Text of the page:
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Denver & Rio Grande Steam Train at Toltec Tunnel (editor's title)

Toltec Tunnel on the Denver & Rio Grande
Denver & Rio Grande Western workers posing with a steam locomotive at the entrance to Toltec tunnel near the Colorado-New Mexico border. The photograph captures the extremely difficult construction challenges of building a railroad through the Rocky Mountains. Many railroad companies opted for narrow gauge, which was smaller than standard gauge and therefore offered cheaper and faster construction, at the expense of capacity. In 1883, the Denver & Rio Grande Railway completed a 772-mile narrow route through the Rocky Mountains between Denver, Colorado and Salt Lake City, Utah. The narrow gauge route was later supplanted by a standard gauge line that carried all through traffic, but enough local business remained that some sections of the narrow gauge operated through most of the 20th century. Today, steam locomotives still pull passenger trains of the Cumbres & Toltec Scenic Railroad through Toltec Tunnel. This photo appears on p. 267 of More Classic Trains by Arthur Dubin (Kalmbach, 1974).
Source Lake Forest College Library Special Collections
Coverage Spatial, Toltec, New Mexico; Temporal, circa 1880s
Rights Lake Forest College
Date Created c1880
Creator
Classification
Extent Not available
Depicted Railroad
Location Toltec Tunnel
Equipment, Locomotive 2-8-0 #45 Mojanda
Builder, locomotive Baldwin
Creator Description William Henry Jackson was a painter, photographer, and explorer of the American West. He was born in New York in 1843 and developed a passion for painting at a young age under the tutelage of his mother, an accomplished water color artist. Following service for the Union in the Civil War and a broken marriage engagement, Jackson took a Union Pacific passenger train to the end of the line in 1866, at the time about 100 miles west of Omaha. After working on an Oregon Trail wagon train, he and his brother Ed established a photography business in Omaha, where Jackson made many famous portraits of Native American tribes. During the 1870s, he traveled with U.S. survey teams led by Ferdinand Hayden, where his photos of the Yellowstone region helped in its establishment as the country's first national park. In the 1880s he made his dramatic images of narrow gauge railroads in the Rocky Mountains. He later worked as the plant manager of the Detroit Publishing Company, and lived to the age of 99. Jackson made his photographs using the collodion process with glass plate negatives, ranging in size from 8x10 in. to 18x22 in. The shear size and weight of the equipment limited what he and his team of assistants and mules could pack into the mountains on a single expedition. Despite such challenges, Jackson managed to create some of the most important photographs of the American West during the last third of the 19th century.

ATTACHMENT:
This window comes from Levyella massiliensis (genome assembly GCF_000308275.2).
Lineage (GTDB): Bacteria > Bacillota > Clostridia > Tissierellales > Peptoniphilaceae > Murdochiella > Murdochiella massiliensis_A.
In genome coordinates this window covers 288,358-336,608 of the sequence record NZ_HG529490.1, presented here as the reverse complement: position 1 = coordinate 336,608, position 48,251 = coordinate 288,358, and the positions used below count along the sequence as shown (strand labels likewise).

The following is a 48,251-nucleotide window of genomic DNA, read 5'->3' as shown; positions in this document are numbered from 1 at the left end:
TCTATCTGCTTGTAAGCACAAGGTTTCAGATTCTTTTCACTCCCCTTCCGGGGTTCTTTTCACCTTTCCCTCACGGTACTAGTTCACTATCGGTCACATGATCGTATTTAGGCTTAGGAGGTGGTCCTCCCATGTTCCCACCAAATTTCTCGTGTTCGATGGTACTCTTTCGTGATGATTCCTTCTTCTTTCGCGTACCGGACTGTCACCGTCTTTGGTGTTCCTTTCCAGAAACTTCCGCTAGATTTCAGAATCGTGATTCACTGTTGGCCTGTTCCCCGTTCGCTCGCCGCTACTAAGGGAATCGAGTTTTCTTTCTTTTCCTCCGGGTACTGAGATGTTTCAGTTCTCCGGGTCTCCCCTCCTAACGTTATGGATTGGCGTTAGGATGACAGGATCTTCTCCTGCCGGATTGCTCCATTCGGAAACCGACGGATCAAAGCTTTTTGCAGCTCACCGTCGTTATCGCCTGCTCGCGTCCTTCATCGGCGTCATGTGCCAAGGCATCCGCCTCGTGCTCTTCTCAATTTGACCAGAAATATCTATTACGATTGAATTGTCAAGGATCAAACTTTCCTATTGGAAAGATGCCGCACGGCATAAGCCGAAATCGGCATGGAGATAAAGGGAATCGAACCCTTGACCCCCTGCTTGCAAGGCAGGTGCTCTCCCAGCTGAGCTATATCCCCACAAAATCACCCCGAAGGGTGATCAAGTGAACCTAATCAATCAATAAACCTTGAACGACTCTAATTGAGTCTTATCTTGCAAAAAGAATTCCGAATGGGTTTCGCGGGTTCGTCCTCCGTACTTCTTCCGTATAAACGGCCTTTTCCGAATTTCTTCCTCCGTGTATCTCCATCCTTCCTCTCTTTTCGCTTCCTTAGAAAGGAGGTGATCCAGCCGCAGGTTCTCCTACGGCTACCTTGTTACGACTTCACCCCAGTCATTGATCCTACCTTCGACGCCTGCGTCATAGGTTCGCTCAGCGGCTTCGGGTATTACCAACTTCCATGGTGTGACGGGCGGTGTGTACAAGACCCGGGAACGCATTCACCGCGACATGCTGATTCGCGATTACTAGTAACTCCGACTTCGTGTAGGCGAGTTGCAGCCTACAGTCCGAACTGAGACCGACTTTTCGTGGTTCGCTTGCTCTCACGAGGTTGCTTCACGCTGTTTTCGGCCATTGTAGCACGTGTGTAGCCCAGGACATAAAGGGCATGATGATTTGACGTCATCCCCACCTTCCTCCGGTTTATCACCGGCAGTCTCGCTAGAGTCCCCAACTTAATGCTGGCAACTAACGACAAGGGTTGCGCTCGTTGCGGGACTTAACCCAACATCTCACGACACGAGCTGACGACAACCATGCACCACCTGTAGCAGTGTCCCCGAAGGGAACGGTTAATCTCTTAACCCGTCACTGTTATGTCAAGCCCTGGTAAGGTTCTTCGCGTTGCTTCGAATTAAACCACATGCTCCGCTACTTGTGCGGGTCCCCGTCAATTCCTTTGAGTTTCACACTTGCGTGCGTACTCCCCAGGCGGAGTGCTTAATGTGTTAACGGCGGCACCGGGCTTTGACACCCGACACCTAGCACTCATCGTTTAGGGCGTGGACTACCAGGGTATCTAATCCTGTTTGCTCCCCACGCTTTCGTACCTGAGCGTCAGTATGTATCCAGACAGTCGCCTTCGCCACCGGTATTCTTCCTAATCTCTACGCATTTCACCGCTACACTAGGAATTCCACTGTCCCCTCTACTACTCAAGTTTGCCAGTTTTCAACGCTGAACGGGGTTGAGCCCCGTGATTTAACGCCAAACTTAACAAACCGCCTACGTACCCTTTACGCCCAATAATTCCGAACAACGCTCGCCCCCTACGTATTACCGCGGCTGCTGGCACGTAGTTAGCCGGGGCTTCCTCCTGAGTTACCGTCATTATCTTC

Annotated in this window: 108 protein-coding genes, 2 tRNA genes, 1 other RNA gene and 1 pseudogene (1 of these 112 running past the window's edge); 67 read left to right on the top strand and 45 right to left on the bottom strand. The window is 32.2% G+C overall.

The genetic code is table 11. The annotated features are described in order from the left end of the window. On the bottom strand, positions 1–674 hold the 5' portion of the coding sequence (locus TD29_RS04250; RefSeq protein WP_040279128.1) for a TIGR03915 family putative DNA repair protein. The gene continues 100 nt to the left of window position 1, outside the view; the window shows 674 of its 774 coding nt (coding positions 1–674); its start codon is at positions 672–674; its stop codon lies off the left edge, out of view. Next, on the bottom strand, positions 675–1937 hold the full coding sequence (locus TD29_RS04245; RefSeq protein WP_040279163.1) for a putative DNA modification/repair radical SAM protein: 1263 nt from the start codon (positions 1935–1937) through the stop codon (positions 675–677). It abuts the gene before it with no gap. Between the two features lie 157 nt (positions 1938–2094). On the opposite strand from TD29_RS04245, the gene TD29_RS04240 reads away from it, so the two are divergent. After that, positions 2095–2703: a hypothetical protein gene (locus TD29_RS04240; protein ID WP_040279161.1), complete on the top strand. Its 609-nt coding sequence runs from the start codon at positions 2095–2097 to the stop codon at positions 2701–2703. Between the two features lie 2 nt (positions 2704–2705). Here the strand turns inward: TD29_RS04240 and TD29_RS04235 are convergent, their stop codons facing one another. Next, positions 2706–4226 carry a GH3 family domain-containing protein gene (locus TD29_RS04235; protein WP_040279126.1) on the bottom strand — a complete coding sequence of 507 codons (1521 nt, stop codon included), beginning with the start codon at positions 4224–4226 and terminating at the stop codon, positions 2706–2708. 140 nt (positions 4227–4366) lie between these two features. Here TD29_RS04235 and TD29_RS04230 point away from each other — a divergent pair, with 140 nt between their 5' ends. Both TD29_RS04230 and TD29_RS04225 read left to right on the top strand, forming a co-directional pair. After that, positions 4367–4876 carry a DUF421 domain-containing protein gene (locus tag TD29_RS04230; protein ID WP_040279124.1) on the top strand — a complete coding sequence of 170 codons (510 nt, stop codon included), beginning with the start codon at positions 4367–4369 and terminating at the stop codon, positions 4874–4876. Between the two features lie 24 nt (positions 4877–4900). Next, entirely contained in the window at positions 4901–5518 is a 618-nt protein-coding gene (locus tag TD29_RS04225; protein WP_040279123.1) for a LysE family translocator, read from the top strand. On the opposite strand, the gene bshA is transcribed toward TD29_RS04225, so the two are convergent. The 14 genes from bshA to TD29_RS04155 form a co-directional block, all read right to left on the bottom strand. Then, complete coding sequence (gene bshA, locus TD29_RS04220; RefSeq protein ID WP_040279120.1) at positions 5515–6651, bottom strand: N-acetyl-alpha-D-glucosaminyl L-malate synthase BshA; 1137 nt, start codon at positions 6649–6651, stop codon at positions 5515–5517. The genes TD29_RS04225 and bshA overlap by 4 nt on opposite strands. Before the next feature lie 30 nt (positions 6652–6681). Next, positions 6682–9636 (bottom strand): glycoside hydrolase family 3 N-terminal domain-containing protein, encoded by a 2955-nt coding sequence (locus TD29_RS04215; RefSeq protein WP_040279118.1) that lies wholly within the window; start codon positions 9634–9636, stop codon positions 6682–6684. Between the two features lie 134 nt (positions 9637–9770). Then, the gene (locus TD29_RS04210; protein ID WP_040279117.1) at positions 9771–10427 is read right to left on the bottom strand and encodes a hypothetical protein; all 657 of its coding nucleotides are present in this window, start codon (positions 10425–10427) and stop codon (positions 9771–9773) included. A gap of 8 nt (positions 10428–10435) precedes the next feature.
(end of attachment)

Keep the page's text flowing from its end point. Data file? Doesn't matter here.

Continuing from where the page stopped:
Collection Arthur Dubin
Institution
Image ID Dubin.I.10.2
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